The Value of Engaging in the Arts
While writing the book, I decided to interview more than 20 artists who had not begun to explore their passion until later in life. I noticed some significant similarities between them.
One striking phenomenon was their ability to focus with laser sharpness while they were engaged in their art. Whether writing a poem, sculpting or playing the violin, many described being in an altered state of consciousness: alert and aware but without distraction, in a cocoon where nothing else seemed to matter at that moment. They were learning entirely for its own sake and were much less worried about lack of talent, or what others might think, than they might have been earlier in life.
Their stories now highlight The Vintage Years. Here are two examples:
Henry is a woodcarver. A tall, attractive man dressed youthfully in light colored khakis and a crisp plaid shirt, he met me at the door with his walker. At 96, he lives alone and independently with a full life and a busy calendar. He has the distinction of being the oldest of the artists I interviewed.
Woodcarving requires some strength as well as dexterity, and until recently Henry could lift and drag huge hunks of wood. At 68, 78 or even 88, woodcarving had still been manageable. But not at 96. Henry explained, without much sadness, that he has launched into his most recent project, 3-D art. A new beginning!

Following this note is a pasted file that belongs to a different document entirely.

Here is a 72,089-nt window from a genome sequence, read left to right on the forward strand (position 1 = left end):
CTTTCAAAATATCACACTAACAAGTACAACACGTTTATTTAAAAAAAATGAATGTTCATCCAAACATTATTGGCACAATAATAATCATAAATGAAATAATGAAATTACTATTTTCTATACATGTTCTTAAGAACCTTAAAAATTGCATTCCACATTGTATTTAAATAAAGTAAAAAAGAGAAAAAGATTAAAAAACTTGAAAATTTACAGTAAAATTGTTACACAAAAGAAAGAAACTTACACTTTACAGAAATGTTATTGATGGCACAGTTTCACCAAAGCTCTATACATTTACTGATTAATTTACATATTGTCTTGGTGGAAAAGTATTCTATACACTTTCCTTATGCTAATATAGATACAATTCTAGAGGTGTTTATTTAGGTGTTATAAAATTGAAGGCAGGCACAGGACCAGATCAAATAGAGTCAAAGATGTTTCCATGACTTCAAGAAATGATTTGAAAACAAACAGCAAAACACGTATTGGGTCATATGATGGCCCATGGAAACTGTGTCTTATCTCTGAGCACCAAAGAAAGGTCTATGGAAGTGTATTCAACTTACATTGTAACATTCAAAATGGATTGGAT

Nearly 30 years ago, Henry saw an art show that changed his life. Walking through the exhibit, he excitedly commented to his wife at his side, “This is what I like. I want to do this,” referring to a large, detailed woodcarving. And so began his long Vintage Years career as a woodcarver. Simple as that, he began taking classes at the retirement center where he lived in New Jersey.
West African traditional dance piqued Barbara’s interest, and she began taking classes at a local community center where drummers played the rhythm. Over time, her fascination with the rhythmic tempo and beat led her to playing drums in the style of central Africa.
“A friend told me about this drumming class. It was very focusing and when we got into the groove of the rhythm, I really liked it. I’ve stuck with it," she said. Barbara wasn’t even 60 at the time — the youngest of the “artists” featured in The Vintage Years. She is a psychologist and former dance therapist, perhaps explaining her love of dance and the pulse of drumming.
Wisdom Compensates for Aging
The artists I wrote about have a lifetime accumulation of knowledge and experience, with the added bonus of a calmer more focused brain. This leads to wisdom, a fitting compensation for aging!
Arriving later in life, wisdom enhances the art and the artist. The late-blooming artist could not possibly have blossomed earlier. And the continuous learning of a wise elder is the ultimate stimulant for the brain.